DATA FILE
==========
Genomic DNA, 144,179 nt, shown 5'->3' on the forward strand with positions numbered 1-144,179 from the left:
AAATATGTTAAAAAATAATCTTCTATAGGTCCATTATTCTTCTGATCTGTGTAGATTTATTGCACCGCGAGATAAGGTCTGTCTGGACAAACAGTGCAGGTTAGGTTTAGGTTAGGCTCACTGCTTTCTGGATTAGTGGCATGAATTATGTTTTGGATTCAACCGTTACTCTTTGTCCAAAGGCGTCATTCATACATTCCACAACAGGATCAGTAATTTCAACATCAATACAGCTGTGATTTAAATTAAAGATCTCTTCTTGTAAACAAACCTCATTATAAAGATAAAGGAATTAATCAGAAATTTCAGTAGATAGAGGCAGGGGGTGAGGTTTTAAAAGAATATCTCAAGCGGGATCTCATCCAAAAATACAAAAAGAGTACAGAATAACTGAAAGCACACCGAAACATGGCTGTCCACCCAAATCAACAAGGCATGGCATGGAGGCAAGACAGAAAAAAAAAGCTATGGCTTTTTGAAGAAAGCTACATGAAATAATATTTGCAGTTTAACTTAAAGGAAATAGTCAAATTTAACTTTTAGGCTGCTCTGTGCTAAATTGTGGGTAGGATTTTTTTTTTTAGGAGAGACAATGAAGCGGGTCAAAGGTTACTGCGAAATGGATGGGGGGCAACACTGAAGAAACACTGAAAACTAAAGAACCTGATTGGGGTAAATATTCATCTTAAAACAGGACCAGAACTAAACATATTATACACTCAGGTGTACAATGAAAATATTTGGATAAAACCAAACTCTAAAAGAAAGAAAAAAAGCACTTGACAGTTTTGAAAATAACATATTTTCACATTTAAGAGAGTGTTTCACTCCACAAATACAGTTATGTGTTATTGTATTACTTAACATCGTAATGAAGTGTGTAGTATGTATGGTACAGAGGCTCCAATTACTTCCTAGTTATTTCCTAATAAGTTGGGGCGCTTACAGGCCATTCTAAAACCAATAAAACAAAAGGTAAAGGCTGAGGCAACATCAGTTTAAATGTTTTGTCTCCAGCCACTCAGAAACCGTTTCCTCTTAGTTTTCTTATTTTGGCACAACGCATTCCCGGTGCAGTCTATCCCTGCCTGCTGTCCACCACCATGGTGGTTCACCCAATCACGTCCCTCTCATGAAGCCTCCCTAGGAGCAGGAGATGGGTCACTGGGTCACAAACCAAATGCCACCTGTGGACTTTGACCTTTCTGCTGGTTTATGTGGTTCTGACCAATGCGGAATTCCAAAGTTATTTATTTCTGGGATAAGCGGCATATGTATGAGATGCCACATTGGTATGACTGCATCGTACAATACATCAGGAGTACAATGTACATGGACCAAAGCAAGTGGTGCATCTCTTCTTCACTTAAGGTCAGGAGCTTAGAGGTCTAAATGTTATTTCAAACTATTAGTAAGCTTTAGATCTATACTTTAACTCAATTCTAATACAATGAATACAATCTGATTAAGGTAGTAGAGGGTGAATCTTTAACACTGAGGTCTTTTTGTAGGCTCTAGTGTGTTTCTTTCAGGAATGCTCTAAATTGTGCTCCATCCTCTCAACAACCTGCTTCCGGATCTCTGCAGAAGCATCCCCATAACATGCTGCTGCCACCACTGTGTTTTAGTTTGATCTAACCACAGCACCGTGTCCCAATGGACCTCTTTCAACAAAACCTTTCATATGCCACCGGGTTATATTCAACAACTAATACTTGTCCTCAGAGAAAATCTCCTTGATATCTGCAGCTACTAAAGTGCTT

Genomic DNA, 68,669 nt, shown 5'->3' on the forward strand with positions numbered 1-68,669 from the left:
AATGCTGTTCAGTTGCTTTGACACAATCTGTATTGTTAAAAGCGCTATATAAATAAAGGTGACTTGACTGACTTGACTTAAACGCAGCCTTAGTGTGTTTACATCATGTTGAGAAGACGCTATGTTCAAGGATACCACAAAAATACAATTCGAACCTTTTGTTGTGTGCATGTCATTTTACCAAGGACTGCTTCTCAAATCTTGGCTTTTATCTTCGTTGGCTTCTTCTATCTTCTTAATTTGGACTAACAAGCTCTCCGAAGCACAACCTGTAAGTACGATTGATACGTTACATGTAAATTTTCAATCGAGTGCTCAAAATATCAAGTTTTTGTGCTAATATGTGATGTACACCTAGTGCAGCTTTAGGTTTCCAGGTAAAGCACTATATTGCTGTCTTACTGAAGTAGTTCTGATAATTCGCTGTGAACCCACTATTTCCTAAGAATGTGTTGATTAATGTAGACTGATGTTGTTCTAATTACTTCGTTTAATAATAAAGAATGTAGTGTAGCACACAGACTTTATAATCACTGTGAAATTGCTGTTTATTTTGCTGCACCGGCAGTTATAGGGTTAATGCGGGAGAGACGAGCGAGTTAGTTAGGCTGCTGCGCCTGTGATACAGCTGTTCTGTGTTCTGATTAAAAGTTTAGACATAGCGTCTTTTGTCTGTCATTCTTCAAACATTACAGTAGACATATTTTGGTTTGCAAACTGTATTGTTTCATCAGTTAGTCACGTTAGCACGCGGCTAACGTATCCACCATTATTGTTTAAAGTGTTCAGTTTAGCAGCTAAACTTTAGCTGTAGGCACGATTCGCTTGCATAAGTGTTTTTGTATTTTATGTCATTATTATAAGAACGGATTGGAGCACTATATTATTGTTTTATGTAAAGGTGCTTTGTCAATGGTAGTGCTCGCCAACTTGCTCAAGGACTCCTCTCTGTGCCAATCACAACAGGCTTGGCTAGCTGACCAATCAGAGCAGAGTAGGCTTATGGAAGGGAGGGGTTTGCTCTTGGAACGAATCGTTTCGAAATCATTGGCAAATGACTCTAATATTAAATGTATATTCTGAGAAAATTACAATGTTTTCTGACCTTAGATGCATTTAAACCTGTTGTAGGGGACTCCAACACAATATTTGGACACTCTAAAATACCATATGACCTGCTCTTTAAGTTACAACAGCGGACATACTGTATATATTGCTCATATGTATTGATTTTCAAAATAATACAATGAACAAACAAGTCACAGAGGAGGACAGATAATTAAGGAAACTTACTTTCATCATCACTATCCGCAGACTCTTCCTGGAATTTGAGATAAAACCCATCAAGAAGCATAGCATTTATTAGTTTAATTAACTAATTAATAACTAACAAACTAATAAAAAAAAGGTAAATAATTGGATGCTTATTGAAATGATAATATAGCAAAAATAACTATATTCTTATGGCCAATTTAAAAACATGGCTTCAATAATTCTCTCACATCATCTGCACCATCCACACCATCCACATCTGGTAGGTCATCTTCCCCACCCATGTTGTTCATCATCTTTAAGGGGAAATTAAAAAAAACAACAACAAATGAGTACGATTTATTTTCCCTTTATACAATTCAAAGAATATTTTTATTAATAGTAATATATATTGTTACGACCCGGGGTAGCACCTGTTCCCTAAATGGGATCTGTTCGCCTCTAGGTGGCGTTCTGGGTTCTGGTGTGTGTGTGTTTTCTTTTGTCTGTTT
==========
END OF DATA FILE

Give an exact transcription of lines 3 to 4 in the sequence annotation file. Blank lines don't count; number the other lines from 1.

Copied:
Genomic DNA, 68,669 nt, shown 5'->3' on the forward strand with positions numbered 1-68,669 from the left:
AATGCTGTTCAGTTGCTTTGACACAATCTGTATTGTTAAAAGCGCTATATAAATAAAGGTGACTTGACTGACTTGACTTAAACGCAGCCTTAGTGTGTTTACATCATGTTGAGAAGACGCTATGTTCAAGGATACCACAAAAATACAATTCGAACCTTTTGTTGTGTGCATGTCATTTTACCAAGGACTGCTTCTCAAATCTTGGCTTTTATCTTCGTTGGCTTCTTCTATCTTCTTAATTTGGACTAACAAGCTCTCCGAAGCACAACCTGTAAGTACGATTGATACGTTACATGTAAATTTTCAATCGAGTGCTCAAAATATCAAGTTTTTGTGCTAATATGTGATGTACACCTAGTGCAGCTTTAGGTTTCCAGGTAAAGCACTATATTGCTGTCTTACTGAAGTAGTTCTGATAATTCGCTGTGAACCCACTATTTCCTAAGAATGTGTTGATTAATGTAGACTGATGTTGTTCTAATTACTTCGTTTAATAATAAAGAATGTAGTGTAGCACACAGACTTTATAATCACTGTGAAATTGCTGTTTATTTTGCTGCACCGGCAGTTATAGGGTTAATGCGGGAGAGACGAGCGAGTTAGTTAGGCTGCTGCGCCTGTGATACAGCTGTTCTGTGTTCTGATTAAAAGTTTAGACATAGCGTCTTTTGTCTGTCATTCTTCAAACATTACAGTAGACATATTTTGGTTTGCAAACTGTATTGTTTCATCAGTTAGTCACGTTAGCACGCGGCTAACGTATCCACCATTATTGTTTAAAGTGTTCAGTTTAGCAGCTAAACTTTAGCTGTAGGCACGATTCGCTTGCATAAGTGTTTTTGTATTTTATGTCATTATTATAAGAACGGATTGGAGCACTATATTATTGTTTTATGTAAAGGTGCTTTGTCAATGGTAGTGCTCGCCAACTTGCTCAAGGACTCCTCTCTGTGCCAATCACAACAGGCTTGGCTAGCTGACCAATCAGAGCAGAGTAGGCTTATGGAAGGGAGGGGTTTGCTCTTGGAACGAATCGTTTCGAAATCATTGGCAAATGACTCTAATATTAAATGTATATTCTGAGAAAATTACAATGTTTTCTGACCTTAGATGCATTTAAACCTGTTGTAGGGGACTCCAACACAATATTTGGACACTCTAAAATACCATATGACCTGCTCTTTAAGTTACAACAGCGGACATACTGTATATATTGCTCATATGTATTGATTTTCAAAATAATACAATGAACAAACAAGTCACAGAGGAGGACAGATAATTAAGGAAACTTACTTTCATCATCACTATCCGCAGACTCTTCCTGGAATTTGAGATAAAACCCATCAAGAAGCATAGCATTTATTAGTTTAATTAACTAATTAATAACTAACAAACTAATAAAAAAAAGGTAAATAATTGGATGCTTATTGAAATGATAATATAGCAAAAATAACTATATTCTTATGGCCAATTTAAAAACATGGCTTCAATAATTCTCTCACATCATCTGCACCATCCACACCATCCACATCTGGTAGGTCATCTTCCCCACCCATGTTGTTCATCATCTTTAAGGGGAAATTAAAAAAAACAACAACAAATGAGTACGATTTATTTTCCCTTTATACAATTCAAAGAATATTTTTATTAATAGTAATATATATTGTTACGACCCGGGGTAGCACCTGTTCCCTAAATGGGATCTGTTCGCCTCTAGGTGGCGTTCTGGGTTCTGGTGTGTGTGTGTTTTCTTTTGTCTGTTT